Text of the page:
For art and mind
An examination of works as diverse as a Van Gogh self-portrait, a Henry Moore sculpture and a Holbein painting shows different ways of looking at people. The children consider what Holbein was saying about wealth and power, and ponder what was in Van Gogh's head when he set out to portray himself.
In another classroom, portraiture is helping children think about friendship. Working in threes, pupils have painted the heads of pairs of friends, facing nose to nose and looking eye to eye. The portraits cover a whole wall, a reflection of the value placed on such personal and social education work. In one, the facial features of the two heads almost slot together like a jigsaw puzzle, one nose tip nearly touching the bridge of the other.
Art in primary schools leads very effectively into all sorts of other areas. Work on colour ties in with science, pattern connects with maths. But it would be wrong to think that that is all it is for. Art for art's sake is part of many schools' philosophies. A solid grounding in skills provides a platform for creativity, and observation is the most crucial. Children are taught to look, and re-look. They are not expected to complete work in one session, but return to their paintings over time - adjusting, changing their minds, finalising with care. They will have the satisfaction of mastery, of a job well done.
Kirklees primary inspector Sue Mulvany, noting the detail in a series of still lifes at Linthwaite, says: "You can see the layers of work. They haven't given up after one statement." The work, based on a tableau of sewing items, showed not only careful study of the proportions of scissors and the drape of a tape measure, but sophisticated design skills.
Schools such as Linthwaite have preserved what they feel is the spirit of primary education, despite the upheavals of recent years. "Some of us keep doing what we are doing because we believe in it," says its head, Gill Ransby, who decorates her school with floral and other natural arrangements and plays music in the hall as the children arrive.
Dorothy Smith, head of Hyrstmount junior school in urban Batley, says: "We haven't allowed the national curriculum to take away from the school some of the aesthetic and creative work that we feel is really important for the children." They have made sure the national curriculum has added, and not subtracted. "If you're not careful, children don't have enough time to explore in depth."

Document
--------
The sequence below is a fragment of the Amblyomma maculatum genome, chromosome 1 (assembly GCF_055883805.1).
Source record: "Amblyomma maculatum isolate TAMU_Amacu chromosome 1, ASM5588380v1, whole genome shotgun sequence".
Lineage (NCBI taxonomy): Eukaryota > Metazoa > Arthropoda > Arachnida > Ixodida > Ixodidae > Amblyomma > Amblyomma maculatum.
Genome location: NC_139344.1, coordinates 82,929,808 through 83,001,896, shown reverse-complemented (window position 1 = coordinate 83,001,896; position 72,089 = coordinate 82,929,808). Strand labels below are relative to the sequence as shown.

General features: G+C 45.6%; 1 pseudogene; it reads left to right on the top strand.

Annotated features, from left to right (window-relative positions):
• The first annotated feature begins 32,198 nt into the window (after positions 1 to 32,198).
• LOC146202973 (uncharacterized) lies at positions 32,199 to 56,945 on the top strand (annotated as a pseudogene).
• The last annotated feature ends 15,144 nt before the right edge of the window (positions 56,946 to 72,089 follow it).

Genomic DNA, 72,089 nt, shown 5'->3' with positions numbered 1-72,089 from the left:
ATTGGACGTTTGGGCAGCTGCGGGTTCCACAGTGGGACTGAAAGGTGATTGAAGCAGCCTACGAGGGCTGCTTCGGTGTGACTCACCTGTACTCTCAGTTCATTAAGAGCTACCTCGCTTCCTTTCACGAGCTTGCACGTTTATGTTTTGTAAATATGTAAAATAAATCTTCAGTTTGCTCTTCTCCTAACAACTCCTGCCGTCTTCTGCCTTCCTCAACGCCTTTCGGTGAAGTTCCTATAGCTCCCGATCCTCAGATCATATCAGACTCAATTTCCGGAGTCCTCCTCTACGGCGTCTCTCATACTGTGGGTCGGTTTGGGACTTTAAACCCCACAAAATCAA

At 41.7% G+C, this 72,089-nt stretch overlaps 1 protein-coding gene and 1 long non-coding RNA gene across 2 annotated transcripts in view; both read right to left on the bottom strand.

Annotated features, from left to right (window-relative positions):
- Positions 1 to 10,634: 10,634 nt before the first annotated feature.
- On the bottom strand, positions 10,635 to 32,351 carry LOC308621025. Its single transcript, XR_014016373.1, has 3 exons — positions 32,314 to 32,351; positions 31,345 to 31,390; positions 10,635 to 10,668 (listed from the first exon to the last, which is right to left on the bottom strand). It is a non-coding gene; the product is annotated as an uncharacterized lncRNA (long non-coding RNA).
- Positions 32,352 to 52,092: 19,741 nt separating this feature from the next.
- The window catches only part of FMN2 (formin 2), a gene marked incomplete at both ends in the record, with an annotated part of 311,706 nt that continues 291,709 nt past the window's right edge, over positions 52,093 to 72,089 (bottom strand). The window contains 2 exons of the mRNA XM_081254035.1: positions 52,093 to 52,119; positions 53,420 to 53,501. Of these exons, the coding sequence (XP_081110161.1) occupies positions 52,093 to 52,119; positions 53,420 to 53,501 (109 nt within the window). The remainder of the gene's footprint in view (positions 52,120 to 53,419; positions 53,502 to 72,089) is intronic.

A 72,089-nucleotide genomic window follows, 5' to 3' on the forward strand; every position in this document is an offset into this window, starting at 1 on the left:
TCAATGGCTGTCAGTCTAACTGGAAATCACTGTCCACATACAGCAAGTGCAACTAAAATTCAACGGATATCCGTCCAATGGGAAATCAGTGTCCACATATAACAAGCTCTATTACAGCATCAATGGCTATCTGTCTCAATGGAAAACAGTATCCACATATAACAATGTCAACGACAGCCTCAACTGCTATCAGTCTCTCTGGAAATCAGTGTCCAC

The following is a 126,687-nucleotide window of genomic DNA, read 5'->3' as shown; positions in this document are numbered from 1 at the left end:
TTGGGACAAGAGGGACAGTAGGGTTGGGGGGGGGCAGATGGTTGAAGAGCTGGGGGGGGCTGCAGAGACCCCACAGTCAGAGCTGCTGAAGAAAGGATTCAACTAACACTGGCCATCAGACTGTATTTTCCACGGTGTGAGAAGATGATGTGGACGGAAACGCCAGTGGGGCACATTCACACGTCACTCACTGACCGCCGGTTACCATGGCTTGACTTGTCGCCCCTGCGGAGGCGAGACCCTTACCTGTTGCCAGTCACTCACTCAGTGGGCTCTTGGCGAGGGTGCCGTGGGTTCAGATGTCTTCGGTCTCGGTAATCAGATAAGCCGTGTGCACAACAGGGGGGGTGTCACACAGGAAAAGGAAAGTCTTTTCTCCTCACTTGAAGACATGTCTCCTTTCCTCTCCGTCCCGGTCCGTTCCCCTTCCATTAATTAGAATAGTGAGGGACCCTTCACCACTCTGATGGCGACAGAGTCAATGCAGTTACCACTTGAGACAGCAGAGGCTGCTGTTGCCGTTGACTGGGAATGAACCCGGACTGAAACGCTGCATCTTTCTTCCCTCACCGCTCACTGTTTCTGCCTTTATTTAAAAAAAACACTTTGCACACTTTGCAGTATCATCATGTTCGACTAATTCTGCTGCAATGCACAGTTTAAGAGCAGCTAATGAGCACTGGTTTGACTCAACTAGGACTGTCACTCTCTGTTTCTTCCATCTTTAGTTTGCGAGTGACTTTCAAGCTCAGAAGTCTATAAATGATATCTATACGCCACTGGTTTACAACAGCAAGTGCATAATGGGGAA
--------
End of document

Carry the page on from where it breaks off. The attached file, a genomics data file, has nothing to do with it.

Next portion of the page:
Work on the human figure must be treated with caution at Hyrstmount, as most of the children are from Muslim backgrounds, but art work is no less rich for that. Here, year 3 and Y4 pupils are designing colourful banners characterising their school for a Batley City Challenge competition. "We thought we wanted an Islamic flavour. We decided patterns would be great," said art co-ordinator Hilary Towers. "A lot of schools would be putting faces and people on their banners, but that wouldn't be appropriate for us." The children researched Islamic and Hindu designs, which also fit into a project on Pakistan.
Western art also provides inspiration. In one classroom, the results of children's careful scrutiny of small areas of a Monet waterlillies painting are fitted together and displayed below a print of the original on a huge banner hanging from the school's cathedral ceiling. "A lot of the artists we introduce them to, like Klee and Kandinsky, make little use of the human form," says Ms Smith. And the children "bring a lot of ideas from their own culture into the artwork as well".
The arts, she says, are "a very good vehicle for developing language and communication skills". Observation, colour-mixing, choosing the medium for the job not only develop vocabulary, but problem-solving and decision-making, say teachers. Many of the skills relate to maths and science investigation work. "There's the same principle of 'what does it look like? What can I do with it?'," says Sue King, joint acting head of curriculum, support and development services in Kirklees.
But she stresses that art is an intellectual activity in its own right, helping children gain a sense of order and control.
Kirklees' school library service, Books+, supports art in schools with its Artboxes scheme, which costs Pounds 250 a year for a school or pair of small schools. Each box contains an original work by a local artist, with supporting materials, often including notes showing the artist's thinking or a video. "It teaches children that artists aren't dead," says projects officer Louise Hazell. "When schools have had the box they ring the artist and get them in."
Hyrstmount is an enthusiastic subscriber, with what seems to be an endless stream of local artists coming in to work with the children. Fanciful and colourful sculpture, inspired by artist Mick Kirkby-Geddes, is displayed in the corridor. There are coke-bottle dolphins leaping above egg-crate waves, and a rain forest is symbolised by a cloud with drops falling from it above trees, all made of old card and bits of paper. He "showed them about stuffing gloves and all sorts of things", says Ms Smith.
There is a great deal of three-dimensional work at Hyrstmount, with inspiration often taken from one art-form to another and much use of found materials. Scraps of fabric are brought from home, and jewellery has been made from bits of aluminium, material and sequins. Fabric painting and applique have been inspired by poetry; batiks by a local artist's jewellery.
In these Kirklees schools, says Sue Mulvany, the artwork reflects "the richness of the primary curriculum".